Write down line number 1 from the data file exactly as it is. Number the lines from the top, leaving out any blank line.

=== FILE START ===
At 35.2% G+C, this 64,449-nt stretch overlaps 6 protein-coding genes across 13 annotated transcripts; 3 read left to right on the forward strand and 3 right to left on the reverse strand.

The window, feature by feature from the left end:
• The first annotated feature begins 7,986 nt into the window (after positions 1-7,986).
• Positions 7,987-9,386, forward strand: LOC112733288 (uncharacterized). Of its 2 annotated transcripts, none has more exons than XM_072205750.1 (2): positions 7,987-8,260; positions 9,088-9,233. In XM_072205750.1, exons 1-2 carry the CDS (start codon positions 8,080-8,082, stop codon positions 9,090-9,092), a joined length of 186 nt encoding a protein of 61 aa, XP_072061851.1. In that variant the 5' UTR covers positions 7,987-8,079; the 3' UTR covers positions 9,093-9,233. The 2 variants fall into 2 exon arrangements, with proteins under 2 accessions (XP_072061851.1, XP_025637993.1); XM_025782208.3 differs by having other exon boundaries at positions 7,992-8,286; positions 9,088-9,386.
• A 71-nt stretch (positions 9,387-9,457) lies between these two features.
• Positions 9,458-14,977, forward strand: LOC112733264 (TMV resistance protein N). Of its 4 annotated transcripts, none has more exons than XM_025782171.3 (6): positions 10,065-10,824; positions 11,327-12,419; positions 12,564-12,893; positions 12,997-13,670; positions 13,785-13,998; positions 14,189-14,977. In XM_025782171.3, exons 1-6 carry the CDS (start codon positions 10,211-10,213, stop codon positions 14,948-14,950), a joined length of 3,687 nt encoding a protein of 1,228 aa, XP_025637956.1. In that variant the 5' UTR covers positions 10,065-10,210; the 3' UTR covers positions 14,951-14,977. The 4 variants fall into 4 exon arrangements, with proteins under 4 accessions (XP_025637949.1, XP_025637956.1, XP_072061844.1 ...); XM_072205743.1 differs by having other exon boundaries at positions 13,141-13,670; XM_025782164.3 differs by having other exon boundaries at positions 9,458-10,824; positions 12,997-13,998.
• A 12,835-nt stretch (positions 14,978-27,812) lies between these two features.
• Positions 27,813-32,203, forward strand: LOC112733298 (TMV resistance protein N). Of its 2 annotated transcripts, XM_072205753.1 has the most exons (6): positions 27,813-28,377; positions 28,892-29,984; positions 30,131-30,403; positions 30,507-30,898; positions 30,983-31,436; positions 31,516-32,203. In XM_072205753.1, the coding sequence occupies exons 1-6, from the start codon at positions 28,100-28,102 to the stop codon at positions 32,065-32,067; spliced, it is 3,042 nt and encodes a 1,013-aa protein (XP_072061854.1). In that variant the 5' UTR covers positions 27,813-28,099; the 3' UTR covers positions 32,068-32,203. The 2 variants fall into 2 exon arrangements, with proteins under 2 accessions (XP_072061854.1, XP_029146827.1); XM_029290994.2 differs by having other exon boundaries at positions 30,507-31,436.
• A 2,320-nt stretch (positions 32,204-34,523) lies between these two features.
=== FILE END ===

At 35.2% G+C, this 64,449-nt stretch overlaps 6 protein-coding genes across 13 annotated transcripts; 3 read left to right on the forward strand and 3 right to left on the reverse strand.